Heavily influenced by the colorism of Venetian Renaissance paintings, El Greco moved from Crete to living most of his life in Spain, where he produced paintings characterized by their electrifying colors and spirit of mysticism.
El Greco was born in Crete, then part of the Venetian republic and his earliest paintings are in the medieval Greek Byzantine style. Aged 26 he moved to Venice, then to Rome in 1570, then in 1577 to Toledo in Spain where he was to remain. In Venice he absorbed the work of Titian (1488/90–1576), Tintoretto (1519–94) and Jacopo Bassano (ca. 1510–92). The impact of Tintoretto in particular is obvious in the various versions of Christ and the Money Changers. During his sojourn at Rome he could study Michelangelo and his numerous followers.
In Toledo he later celebrated his adoptive city in a hallucinatory view now in the Metropolitan Museum, New York. His first Spanish paintings, notably the Pietà in the Niarchos collection have a freshness and an almost maritime luminosity which was to change as his work became more visionary and inward looking. His mighty Assumption of the Virgin in Chicago, perhaps the best Greco in America, still retains the fresh palette of the Niarchos picture while the sharp-edged drapery folds slicing across the figures became one of the most recognizable features of his expressionistic style. His most famous painting is the Burial of Count Orgaz in Toledo, which possibly in response to Titian’s Assunta in Venice and his later Gloria in the Escorial near Madrid, perfectly fuses the earthly ceremony with the celestial world for which the count is destined. Greco had less success with royal patronage. Philip II disliked his Martyrdom of St Maurice and the artist received no further commissions from the King. It is in his late work like the Opening of the Fifth Seal (1608–14) in the Metropolitan Museum that his much-acknowledged appeal to the German expressionists and Picasso, notably in the Demoiselles d’Avignon, is best understood. Greco’s figures are here transformed by an irresistible current of energy into shimmering wraiths who no longer control their destiny.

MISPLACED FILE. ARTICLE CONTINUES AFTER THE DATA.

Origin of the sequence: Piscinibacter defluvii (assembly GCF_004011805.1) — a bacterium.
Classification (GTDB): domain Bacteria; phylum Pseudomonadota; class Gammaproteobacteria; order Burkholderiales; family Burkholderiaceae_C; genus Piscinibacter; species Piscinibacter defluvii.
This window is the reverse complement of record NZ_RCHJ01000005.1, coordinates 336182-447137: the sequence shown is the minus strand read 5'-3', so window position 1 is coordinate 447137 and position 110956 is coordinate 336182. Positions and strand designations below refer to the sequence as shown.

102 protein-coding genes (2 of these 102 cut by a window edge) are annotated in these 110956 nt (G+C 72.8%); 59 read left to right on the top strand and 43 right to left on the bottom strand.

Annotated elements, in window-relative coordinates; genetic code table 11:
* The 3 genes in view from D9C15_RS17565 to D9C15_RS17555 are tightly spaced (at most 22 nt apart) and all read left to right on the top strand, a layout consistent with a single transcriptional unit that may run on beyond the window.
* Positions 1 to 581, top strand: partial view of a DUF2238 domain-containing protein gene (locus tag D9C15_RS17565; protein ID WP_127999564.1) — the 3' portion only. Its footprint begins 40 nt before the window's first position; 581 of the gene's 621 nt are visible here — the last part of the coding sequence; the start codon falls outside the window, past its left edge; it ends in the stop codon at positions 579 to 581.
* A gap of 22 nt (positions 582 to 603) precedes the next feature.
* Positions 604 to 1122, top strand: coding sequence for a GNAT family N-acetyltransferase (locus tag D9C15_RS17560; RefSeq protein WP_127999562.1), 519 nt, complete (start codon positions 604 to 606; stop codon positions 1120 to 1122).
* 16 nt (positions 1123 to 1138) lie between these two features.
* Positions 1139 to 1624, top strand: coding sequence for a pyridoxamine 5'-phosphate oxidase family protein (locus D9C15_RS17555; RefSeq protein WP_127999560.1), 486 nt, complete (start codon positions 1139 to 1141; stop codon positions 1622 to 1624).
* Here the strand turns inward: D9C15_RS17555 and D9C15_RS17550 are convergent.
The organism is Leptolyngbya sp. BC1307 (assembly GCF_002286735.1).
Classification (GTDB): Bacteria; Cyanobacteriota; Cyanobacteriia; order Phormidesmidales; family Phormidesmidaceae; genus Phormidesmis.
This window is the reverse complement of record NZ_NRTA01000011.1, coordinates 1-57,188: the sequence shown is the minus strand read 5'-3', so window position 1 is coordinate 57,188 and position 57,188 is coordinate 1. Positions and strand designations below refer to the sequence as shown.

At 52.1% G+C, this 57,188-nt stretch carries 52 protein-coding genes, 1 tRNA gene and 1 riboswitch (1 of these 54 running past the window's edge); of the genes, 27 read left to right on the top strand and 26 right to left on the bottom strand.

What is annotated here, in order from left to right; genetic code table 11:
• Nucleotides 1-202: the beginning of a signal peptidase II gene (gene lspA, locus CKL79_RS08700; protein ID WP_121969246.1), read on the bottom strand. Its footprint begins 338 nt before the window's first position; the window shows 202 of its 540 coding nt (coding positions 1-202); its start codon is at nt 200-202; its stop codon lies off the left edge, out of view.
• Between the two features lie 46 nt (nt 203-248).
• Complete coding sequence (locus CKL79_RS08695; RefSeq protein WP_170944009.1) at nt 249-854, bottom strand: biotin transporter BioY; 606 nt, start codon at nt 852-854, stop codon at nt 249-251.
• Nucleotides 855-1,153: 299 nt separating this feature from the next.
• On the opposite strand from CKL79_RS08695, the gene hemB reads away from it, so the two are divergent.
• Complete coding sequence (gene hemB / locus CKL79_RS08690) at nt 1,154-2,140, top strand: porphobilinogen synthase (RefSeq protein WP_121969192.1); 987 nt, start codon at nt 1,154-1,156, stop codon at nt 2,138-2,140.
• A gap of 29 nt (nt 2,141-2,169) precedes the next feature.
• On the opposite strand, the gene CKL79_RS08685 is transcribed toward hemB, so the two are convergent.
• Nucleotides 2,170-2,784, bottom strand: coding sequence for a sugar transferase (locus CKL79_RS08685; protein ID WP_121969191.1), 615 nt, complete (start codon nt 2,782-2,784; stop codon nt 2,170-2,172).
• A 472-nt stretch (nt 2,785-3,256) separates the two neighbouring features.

El Greco’s portraits are best seen in groups, where their reticent mastery of personality is more easily appreciated. He also painted a few genre paintings, notably of Boys Blowing on a Coal, which have been seen as an attempted reconstruction of an antique painting. Their rusticity probably derives from Jacopo Bassano while their tenebrous intimacy anticipates eighteenth-century taste for the picturesque, especially the English artist Joseph Wright of Derby (1734–97).
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Books on El Greco
Rebecca J Long, ed., El Greco: Ambition and Defiance, exh. cat., Chicago, 2020.
Fernando Marías, El Greco: Life and Work – A New History, London, 2019.
Gianna Manzini and Tiziana Frati, L’Opera Completa del Greco, Milan, 1978.
Antonio Palomino de Castro y Lelasco, Lives of the Eminent Spanish Painters and Sculptors, 1715-24, trans. Nina Alaya Mallory, Cambridge, 1987.